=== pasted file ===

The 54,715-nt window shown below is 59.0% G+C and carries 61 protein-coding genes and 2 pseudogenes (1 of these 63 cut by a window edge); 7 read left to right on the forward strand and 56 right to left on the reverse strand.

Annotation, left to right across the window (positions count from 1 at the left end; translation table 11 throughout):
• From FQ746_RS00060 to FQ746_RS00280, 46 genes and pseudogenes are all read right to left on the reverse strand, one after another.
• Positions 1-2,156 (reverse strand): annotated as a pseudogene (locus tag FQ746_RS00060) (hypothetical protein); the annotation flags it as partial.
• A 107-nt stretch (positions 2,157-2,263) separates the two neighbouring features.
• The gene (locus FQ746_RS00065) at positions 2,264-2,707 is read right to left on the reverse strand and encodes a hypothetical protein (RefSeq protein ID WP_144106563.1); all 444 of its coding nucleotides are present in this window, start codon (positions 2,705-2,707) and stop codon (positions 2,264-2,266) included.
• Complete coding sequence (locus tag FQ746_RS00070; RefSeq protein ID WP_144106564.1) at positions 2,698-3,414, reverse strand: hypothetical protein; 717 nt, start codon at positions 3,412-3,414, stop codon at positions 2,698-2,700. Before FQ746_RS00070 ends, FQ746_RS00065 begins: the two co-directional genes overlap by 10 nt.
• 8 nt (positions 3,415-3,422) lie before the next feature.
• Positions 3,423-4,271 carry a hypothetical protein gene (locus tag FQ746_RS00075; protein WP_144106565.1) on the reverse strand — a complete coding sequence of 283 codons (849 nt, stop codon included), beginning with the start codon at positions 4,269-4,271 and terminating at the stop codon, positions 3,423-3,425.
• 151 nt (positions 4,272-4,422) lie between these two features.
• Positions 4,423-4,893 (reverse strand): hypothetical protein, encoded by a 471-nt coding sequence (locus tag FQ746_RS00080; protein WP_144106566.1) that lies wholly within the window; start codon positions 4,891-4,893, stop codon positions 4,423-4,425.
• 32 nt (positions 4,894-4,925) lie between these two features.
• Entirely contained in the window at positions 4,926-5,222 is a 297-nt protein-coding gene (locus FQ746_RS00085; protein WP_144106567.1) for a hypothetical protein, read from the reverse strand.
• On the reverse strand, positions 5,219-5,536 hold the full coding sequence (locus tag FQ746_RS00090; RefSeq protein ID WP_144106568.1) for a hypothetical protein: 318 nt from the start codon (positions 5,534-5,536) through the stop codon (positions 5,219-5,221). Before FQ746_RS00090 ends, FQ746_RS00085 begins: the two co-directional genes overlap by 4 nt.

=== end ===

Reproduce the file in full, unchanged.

The 54,715-nt window shown below is 59.0% G+C and carries 61 protein-coding genes and 2 pseudogenes (1 of these 63 cut by a window edge); 7 read left to right on the forward strand and 56 right to left on the reverse strand.

Annotation, left to right across the window (positions count from 1 at the left end; translation table 11 throughout):
• From FQ746_RS00060 to FQ746_RS00280, 46 genes and pseudogenes are all read right to left on the reverse strand, one after another.
• Positions 1-2,156 (reverse strand): annotated as a pseudogene (locus tag FQ746_RS00060) (hypothetical protein); the annotation flags it as partial.
• A 107-nt stretch (positions 2,157-2,263) separates the two neighbouring features.
• The gene (locus FQ746_RS00065) at positions 2,264-2,707 is read right to left on the reverse strand and encodes a hypothetical protein (RefSeq protein ID WP_144106563.1); all 444 of its coding nucleotides are present in this window, start codon (positions 2,705-2,707) and stop codon (positions 2,264-2,266) included.
• Complete coding sequence (locus tag FQ746_RS00070; RefSeq protein ID WP_144106564.1) at positions 2,698-3,414, reverse strand: hypothetical protein; 717 nt, start codon at positions 3,412-3,414, stop codon at positions 2,698-2,700. Before FQ746_RS00070 ends, FQ746_RS00065 begins: the two co-directional genes overlap by 10 nt.
• 8 nt (positions 3,415-3,422) lie before the next feature.
• Positions 3,423-4,271 carry a hypothetical protein gene (locus tag FQ746_RS00075; protein WP_144106565.1) on the reverse strand — a complete coding sequence of 283 codons (849 nt, stop codon included), beginning with the start codon at positions 4,269-4,271 and terminating at the stop codon, positions 3,423-3,425.
• 151 nt (positions 4,272-4,422) lie between these two features.
• Positions 4,423-4,893 (reverse strand): hypothetical protein, encoded by a 471-nt coding sequence (locus tag FQ746_RS00080; protein WP_144106566.1) that lies wholly within the window; start codon positions 4,891-4,893, stop codon positions 4,423-4,425.
• 32 nt (positions 4,894-4,925) lie between these two features.
• Entirely contained in the window at positions 4,926-5,222 is a 297-nt protein-coding gene (locus FQ746_RS00085; protein WP_144106567.1) for a hypothetical protein, read from the reverse strand.
• On the reverse strand, positions 5,219-5,536 hold the full coding sequence (locus tag FQ746_RS00090; RefSeq protein ID WP_144106568.1) for a hypothetical protein: 318 nt from the start codon (positions 5,534-5,536) through the stop codon (positions 5,219-5,221). Before FQ746_RS00090 ends, FQ746_RS00085 begins: the two co-directional genes overlap by 4 nt.